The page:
University of Virginia leaders celebrated the announcement of Amazon’s decision to locate a major headquarters function in Virginia as a significant opportunity for UVA to increase its contribution to the state in multiple ways.
Seattle-based Amazon said Tuesday it would split the location of its second headquarters between two areas known for highly educated and innovative cultures: New York City and Northern Virginia. For each, the decision promises to create immediate and lasting positive economic impacts, including a projection of more than 25,000 high-paying jobs in Northern Virginia over the next 12 years and an investment of $2.5 billion.
UVA President Jim Ryan enthusiastically embraced the Amazon news both for the promise it holds for higher education, and its significance for all of Virginia.
“Amazon’s choice to invest in Virginia is a testament to everything the commonwealth has to offer now and in the future,” Ryan said. “At UVA, our goal is to serve the commonwealth and beyond by providing education and training, offering outstanding medical care, growing the economy, conducting research and cultivating a new generation of entrepreneurs.”
Northern Virginia – already the home to the greatest concentration of UVA graduates – represents a critical region for the University and a focus of multiple new and expanded efforts in recent years. The Virginia Amazon headquarters will be located in “National Landing,” which includes portions of Pentagon City and Crystal City in Arlington County, and Potomac Yard in the City of Alexandria.
In May, UVA appointed Gregory Fairchild as its first director of Northern Virginia operations. In the role, Fairchild, the Isidore Horween Research Associate Professor of Business Administration at UVA’s Darden School of Business, oversees the University’s programs and facilities in the metropolitan Washington, D.C. area, including those currently offered by Darden, the McIntire School of Commerce and the School of Continuing and Professional Studies, among others.
“Amazon’s new location allows us to continue and strengthen existing relationships. For example, the company has been a major employer of UVA talent for some time,” Fairchild said. “Likewise, we share a number of related research interests and classroom engagements. Certainly, these involve technology-related pursuits and extend from there across the academic enterprise.
“Our developing presence within close proximity of the new Arlington-based location will help to facilitate a deeper, holistic set of collaborations – path-breaking research, corporate innovation, strategic leadership, community engagement. We look forward to working with our new neighbors,” he added.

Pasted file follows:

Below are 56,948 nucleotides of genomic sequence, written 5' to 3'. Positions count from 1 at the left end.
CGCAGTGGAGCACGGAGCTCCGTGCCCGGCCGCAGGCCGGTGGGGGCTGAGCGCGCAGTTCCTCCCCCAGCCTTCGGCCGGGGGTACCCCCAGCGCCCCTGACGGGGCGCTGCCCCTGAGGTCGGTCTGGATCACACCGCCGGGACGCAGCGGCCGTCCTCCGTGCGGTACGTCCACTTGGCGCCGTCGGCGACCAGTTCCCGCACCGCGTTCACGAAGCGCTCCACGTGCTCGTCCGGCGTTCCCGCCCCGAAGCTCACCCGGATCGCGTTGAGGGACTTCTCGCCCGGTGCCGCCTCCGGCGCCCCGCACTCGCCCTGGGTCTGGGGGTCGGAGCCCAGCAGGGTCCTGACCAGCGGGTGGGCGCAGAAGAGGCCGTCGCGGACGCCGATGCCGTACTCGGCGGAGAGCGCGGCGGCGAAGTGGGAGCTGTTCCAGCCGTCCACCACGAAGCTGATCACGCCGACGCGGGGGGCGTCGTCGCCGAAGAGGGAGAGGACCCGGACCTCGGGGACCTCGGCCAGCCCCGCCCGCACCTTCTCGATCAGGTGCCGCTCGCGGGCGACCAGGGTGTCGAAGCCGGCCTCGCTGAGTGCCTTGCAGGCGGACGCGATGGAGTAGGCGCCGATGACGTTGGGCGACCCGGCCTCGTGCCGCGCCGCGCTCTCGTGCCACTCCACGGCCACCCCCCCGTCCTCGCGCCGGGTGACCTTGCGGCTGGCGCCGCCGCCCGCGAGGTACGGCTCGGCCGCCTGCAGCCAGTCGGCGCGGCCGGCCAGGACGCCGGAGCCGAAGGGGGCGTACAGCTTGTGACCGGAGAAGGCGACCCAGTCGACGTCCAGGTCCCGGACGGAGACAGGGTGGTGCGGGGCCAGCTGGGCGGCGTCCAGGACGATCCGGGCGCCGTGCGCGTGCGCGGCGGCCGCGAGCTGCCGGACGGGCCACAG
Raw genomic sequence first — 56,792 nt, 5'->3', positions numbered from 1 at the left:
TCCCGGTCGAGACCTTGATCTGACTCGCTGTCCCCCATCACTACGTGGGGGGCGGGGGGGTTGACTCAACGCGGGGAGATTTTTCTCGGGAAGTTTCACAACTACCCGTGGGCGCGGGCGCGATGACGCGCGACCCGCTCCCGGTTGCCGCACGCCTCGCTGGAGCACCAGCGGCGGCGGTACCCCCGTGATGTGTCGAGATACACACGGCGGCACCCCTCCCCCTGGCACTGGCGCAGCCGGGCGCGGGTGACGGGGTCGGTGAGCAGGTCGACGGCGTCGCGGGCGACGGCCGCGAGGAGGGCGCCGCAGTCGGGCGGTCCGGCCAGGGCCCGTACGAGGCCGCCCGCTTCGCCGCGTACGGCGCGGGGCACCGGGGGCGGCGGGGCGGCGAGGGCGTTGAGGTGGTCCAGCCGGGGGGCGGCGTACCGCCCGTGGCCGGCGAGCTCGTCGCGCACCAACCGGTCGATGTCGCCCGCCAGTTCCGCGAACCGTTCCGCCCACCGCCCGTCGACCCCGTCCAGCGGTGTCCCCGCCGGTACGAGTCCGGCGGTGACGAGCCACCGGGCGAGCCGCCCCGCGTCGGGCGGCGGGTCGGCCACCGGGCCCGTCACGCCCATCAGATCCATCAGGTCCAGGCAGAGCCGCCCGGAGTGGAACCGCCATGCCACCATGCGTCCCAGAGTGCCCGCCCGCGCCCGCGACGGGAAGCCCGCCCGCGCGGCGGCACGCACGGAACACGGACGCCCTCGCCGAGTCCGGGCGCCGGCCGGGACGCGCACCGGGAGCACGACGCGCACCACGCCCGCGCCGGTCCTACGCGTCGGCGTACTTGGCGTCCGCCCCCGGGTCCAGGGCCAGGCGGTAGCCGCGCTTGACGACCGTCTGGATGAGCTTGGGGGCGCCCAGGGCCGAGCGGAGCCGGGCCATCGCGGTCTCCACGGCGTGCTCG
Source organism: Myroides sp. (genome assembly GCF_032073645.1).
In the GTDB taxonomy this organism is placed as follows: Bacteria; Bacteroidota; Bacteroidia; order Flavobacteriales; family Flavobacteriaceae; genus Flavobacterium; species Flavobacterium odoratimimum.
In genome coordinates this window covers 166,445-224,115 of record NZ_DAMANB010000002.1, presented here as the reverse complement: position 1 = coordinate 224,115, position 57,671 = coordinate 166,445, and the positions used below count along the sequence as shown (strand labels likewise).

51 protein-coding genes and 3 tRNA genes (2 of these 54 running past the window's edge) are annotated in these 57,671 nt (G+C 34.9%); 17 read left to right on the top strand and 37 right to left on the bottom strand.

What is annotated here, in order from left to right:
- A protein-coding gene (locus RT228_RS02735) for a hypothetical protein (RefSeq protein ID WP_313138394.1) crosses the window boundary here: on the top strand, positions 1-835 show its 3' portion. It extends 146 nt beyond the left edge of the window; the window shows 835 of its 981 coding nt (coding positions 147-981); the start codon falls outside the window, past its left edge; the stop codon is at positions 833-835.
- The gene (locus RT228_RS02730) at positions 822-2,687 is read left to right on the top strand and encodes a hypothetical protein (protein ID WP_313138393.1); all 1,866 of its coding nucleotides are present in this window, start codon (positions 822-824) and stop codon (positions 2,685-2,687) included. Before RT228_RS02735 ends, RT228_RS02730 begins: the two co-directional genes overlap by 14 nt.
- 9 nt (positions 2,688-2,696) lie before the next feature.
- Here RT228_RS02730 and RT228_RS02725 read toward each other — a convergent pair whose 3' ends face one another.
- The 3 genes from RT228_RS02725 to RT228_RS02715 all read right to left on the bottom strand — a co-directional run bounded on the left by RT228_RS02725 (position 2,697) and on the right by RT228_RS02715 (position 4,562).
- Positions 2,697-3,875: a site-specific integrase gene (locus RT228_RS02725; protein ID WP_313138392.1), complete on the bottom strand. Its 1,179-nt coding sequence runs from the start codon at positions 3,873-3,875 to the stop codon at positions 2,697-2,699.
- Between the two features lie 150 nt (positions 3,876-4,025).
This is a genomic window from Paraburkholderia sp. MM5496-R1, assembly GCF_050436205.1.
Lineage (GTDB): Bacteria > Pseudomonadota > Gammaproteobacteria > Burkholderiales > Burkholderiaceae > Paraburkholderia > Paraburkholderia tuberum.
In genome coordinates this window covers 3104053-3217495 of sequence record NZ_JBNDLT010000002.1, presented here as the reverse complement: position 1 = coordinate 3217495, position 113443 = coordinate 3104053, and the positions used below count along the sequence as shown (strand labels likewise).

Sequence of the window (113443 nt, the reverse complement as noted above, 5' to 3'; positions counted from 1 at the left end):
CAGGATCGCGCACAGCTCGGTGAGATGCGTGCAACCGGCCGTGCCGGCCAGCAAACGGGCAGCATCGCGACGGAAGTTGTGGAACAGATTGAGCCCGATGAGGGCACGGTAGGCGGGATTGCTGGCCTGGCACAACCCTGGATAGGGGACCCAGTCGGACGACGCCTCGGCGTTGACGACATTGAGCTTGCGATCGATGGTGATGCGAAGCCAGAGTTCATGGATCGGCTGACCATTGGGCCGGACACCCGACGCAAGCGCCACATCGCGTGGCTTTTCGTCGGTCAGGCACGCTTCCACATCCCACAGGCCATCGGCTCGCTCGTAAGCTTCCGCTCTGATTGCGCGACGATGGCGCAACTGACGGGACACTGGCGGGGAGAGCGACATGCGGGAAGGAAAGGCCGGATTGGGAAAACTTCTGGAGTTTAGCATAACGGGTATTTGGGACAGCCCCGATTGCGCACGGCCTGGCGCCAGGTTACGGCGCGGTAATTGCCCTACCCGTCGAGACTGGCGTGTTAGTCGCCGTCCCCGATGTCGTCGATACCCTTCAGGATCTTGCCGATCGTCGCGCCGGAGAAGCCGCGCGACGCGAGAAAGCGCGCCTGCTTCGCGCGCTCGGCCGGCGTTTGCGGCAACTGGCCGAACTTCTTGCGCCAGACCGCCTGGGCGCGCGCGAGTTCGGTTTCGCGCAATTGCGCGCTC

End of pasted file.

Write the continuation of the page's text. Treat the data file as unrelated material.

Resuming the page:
Ryan said UVA will continue to sharpen its focus on the expanding Northern Virginia footprint.
“The Darden School of Business, for example, has opened new facilities in Rosslyn, and the Medical School is partnering with Inova to open a new campus in Northern Virginia. We’re working with Inova, George Mason University and the commonwealth to launch the Genomics and Bioinformatics Research Institute to help advance clinical care through precision medicine,” he said. “Our School of Continuing and Professional Studies provides certificates online in business and technology to help working adults advance in their careers, and our Data Science Institute offers degree programs related to data analytics. In addition, the McIntire School of Commerce now offers a joint degree in business analytics with Darden and a degree in management of information technology on its own. Our Curry School of Education, finally, offers multiple part-time degrees for students in the area. We also have more than 30,000 alumni in the Northern Virginia area (our largest concentration of alumni) involved in a vast array of professional, civic and community endeavors.
“We look forward to working with Amazon to see how we can best work together to create opportunities for their existing and potential employees in the Northern Virginia area,” Ryan said. “We also look forward to working with our colleagues at Virginia Tech and George Mason to continue to strengthen Virginia’s economy and create economic opportunity for all Virginians.”
Gov. Ralph Northam said Virginia secured the Amazon headquarters commitment through an “unprecedented state, local and regional partnership after a 14-month competitive site selection process during which Amazon received 238 proposals from communities across North America.”
The governor’s office said the project is expected to result in more than $3.2 billion in new state general fund revenues over the 20-year incentive term with Amazon, after accounting for direct company incentives. In addition to the 25,000 direct jobs Amazon will create, his office said, the state estimates the creation of more than 22,000 permanent, direct and indirect jobs in Virginia.
“This is a big win for Virginia – I’m proud Amazon recognizes the tremendous assets the commonwealth has to offer and plans to deepen its roots here,” Northam said. “Virginia put together a proposal for Amazon that we believe represents a new model of economic development for the 21st century, and I’m excited to say that our innovative approach was successful. The majority of Virginia’s partnership proposal consists of investments in our education and transportation infrastructure that will bolster the features that make Virginia so attractive: a strong and talented workforce, a stable and competitive business climate, and a world-class higher education system.”